New research shows potential to kick nicotine addiction for good, without adverse effects

Nicotine - Western Michigan University
Posted at 4:11 PM, Jan 13, 2021
and last updated 2021-01-13 16:11:19-05

KALAMAZOO, Mich. — New research conducted in West Michigan could help people addicted to smoking quit cold turkey without any withdrawal or chance for relapse.

The research was published on Monday in the journal "Nature Chemical Biology".

It uses the enzyme nicotine oxidoreductase (NicA2) to rid nicotine from the body without any adverse effects, making it easier for those addicted to quit.

"It’s the new year, and so a lot of people have New Year's resolutions to give up smoking. It is really difficult to do," said Dr. Ricky Stull, an enzymologist and assistant professor for the Department of Chemistry at Western Michigan University.

RELATED: Now may be the time to quit smoking amid COVID-19

The research conducted by Dr. Stull and others corrects a flaw from a similar study conducted with rats back in 2018, which showed an enzyme that grew naturally in bacteria found in tobacco fields, kicked their nicotine addiction.

"The issue with that study was in order to see all of these beneficial effects in the animal model, they had to give outrageous amounts of enzyme doses to the animals," said Dr. Stull.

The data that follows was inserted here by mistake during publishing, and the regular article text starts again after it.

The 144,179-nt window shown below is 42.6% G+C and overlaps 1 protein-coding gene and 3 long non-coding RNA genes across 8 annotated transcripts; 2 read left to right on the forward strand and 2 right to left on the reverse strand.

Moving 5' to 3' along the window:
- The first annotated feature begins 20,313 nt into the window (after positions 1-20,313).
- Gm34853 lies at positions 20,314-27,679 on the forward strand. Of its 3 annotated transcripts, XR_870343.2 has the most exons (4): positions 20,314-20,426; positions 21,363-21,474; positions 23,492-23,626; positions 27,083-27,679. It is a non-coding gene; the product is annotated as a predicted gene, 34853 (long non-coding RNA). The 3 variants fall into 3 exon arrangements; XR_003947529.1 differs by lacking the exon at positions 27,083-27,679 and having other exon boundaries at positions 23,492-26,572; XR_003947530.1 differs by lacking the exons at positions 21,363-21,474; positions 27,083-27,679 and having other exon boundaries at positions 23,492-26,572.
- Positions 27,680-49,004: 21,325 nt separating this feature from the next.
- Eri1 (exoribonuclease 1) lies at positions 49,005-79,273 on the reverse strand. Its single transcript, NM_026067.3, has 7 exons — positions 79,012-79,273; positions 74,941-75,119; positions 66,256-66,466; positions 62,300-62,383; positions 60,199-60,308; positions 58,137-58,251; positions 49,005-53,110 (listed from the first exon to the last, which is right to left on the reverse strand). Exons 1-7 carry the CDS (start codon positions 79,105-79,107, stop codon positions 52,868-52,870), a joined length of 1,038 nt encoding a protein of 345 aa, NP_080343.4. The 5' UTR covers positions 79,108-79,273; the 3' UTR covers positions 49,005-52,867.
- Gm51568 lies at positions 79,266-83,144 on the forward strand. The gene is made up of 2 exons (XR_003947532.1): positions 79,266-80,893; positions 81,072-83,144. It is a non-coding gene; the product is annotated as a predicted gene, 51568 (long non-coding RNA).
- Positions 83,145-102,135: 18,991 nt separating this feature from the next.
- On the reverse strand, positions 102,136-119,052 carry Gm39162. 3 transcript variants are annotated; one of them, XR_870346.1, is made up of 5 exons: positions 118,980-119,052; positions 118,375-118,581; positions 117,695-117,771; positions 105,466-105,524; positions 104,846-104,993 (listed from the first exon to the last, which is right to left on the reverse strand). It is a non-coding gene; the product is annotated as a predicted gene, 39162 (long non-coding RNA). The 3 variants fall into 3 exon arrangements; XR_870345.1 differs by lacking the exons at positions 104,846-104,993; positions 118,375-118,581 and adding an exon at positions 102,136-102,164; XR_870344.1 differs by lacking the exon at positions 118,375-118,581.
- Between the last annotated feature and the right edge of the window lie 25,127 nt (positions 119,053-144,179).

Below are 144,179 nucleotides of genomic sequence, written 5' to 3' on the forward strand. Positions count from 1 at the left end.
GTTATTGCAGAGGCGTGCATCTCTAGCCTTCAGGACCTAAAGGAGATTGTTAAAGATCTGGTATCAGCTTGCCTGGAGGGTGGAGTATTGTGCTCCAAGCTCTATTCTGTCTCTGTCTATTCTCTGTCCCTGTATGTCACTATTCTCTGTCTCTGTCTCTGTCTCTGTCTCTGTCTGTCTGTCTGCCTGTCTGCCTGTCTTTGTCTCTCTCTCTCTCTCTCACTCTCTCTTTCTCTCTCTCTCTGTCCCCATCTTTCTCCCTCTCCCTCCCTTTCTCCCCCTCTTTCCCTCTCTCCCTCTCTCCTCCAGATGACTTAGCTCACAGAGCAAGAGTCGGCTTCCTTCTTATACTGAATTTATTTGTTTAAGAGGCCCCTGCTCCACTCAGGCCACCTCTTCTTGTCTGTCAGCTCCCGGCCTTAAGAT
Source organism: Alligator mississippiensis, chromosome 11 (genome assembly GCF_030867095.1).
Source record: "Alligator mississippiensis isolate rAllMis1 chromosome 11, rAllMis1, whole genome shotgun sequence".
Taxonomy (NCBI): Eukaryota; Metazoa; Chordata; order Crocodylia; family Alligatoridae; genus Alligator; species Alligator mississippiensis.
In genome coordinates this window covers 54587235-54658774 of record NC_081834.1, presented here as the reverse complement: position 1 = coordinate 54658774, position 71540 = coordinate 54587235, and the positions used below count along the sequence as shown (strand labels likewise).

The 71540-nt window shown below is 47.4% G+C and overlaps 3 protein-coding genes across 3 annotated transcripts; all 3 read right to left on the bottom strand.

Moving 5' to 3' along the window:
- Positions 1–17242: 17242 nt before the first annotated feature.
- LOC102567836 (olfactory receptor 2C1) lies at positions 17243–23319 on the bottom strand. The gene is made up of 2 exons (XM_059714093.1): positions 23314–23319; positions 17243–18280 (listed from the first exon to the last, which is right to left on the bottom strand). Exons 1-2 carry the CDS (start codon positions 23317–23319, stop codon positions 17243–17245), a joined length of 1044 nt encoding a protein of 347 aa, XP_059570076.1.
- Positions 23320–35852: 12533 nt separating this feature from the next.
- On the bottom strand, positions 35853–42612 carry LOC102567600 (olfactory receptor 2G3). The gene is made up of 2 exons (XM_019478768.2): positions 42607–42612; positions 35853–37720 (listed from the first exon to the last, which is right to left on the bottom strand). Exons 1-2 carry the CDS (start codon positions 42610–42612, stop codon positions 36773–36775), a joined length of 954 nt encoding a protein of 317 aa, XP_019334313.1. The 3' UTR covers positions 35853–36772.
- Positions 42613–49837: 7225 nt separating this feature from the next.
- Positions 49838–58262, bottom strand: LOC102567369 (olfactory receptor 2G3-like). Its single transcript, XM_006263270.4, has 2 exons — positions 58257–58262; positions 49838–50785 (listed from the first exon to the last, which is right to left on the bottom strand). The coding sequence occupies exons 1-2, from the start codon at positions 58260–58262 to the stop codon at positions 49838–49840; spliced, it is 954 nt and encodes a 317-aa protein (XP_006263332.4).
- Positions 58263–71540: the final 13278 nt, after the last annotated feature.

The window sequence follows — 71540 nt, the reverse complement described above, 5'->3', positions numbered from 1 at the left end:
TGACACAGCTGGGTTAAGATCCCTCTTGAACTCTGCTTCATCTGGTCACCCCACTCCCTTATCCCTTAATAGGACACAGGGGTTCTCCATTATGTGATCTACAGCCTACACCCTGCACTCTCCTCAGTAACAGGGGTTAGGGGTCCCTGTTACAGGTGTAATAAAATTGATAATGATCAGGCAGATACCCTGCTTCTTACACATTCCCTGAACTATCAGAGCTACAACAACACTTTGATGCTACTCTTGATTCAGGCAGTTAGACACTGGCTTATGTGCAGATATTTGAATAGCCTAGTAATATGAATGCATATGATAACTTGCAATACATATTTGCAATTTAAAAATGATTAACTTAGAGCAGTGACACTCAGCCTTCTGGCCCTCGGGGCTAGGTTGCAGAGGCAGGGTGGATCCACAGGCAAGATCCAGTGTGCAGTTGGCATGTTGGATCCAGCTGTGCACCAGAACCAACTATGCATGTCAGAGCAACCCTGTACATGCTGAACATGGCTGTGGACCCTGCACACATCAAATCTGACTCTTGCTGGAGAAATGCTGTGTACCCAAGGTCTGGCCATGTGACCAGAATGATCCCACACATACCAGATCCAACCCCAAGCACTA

Dr. Stull said that wouldn't translate to humans, so, along with the help of undergraduate researcher Christopher Clark and others, they found a different way to potentially make it work.

"Testing it to eventually find that my enzyme that should work with oxygen historically doesn’t work with oxygen. It works with cytochrome c," said Christopher Clark, an undergraduate researcher under Dr. Stull.

From this, they were able to use a lower dose of the enzyme with the protein to discover it could help kick a nicotine addiction with other benefits.

"The fact that it seems to work without any withdrawal symptoms. That is one of the hardest things when people try to quit cold turkey is that there are intense cravings, intense withdrawals and also their susceptibility to relapse upon re-exposure," said Dr. Stull.

While Dr. Stull doesn't have a timeline for moving this forward even more, he said the next steps would be to conduct an animal study to prove this research would work on humans.

RELATED: Children exposed to secondhand smoke are hospitalized more often

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